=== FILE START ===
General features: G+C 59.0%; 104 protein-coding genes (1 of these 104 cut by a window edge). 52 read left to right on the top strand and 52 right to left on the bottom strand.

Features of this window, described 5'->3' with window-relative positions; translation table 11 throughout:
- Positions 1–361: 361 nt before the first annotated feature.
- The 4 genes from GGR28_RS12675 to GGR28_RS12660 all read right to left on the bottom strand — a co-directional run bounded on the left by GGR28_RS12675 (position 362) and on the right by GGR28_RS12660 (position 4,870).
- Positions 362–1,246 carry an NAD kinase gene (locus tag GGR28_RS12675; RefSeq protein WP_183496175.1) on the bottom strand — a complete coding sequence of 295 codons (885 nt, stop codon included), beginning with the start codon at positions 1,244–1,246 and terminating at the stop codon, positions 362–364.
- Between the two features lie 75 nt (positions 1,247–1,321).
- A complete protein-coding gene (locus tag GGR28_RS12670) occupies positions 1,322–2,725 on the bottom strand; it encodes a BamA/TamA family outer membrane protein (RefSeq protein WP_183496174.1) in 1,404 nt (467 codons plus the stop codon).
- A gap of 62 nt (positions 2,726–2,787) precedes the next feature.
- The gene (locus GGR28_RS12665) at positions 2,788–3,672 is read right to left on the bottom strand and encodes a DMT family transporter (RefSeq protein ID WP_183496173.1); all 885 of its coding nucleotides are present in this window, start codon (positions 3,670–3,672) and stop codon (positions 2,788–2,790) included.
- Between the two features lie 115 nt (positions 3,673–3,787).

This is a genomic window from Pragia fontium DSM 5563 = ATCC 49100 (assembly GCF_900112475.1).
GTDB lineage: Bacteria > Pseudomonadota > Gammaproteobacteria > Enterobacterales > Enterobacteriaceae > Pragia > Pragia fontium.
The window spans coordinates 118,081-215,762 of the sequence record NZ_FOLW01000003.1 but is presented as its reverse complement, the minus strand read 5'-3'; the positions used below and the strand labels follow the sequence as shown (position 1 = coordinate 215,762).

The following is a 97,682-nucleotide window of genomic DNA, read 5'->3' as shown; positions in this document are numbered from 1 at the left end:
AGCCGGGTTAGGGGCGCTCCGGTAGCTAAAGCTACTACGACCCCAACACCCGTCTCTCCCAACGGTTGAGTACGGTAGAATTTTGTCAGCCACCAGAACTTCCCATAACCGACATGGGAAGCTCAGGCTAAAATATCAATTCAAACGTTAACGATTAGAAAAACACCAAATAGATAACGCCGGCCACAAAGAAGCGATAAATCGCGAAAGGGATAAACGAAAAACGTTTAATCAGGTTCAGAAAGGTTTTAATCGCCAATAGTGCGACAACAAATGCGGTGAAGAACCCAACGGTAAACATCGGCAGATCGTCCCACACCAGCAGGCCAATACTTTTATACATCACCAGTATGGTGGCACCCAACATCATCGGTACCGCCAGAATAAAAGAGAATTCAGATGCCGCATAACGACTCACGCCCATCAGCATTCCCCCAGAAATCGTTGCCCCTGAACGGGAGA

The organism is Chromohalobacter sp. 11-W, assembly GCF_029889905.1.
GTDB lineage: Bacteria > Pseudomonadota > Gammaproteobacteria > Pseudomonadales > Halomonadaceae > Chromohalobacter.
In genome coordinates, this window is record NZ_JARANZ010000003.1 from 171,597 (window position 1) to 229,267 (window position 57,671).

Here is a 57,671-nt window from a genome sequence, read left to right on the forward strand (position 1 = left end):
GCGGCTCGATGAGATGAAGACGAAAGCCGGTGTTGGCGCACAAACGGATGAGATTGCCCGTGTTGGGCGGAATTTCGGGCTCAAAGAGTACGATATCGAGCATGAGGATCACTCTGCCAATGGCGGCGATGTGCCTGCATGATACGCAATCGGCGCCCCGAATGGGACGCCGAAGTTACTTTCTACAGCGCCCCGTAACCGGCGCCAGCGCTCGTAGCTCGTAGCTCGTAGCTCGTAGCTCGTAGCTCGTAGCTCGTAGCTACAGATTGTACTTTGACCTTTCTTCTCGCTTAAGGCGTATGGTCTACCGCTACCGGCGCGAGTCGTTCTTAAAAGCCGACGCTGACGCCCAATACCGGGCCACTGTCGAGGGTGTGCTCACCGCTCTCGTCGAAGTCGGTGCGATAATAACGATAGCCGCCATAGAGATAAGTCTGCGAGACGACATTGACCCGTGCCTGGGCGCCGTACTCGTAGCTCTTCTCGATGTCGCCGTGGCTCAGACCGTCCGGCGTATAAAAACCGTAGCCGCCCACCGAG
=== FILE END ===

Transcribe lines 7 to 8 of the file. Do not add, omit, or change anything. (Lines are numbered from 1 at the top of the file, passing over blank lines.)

- A complete protein-coding gene (locus tag GGR28_RS12670) occupies positions 1,322–2,725 on the bottom strand; it encodes a BamA/TamA family outer membrane protein (RefSeq protein WP_183496174.1) in 1,404 nt (467 codons plus the stop codon).
- A gap of 62 nt (positions 2,726–2,787) precedes the next feature.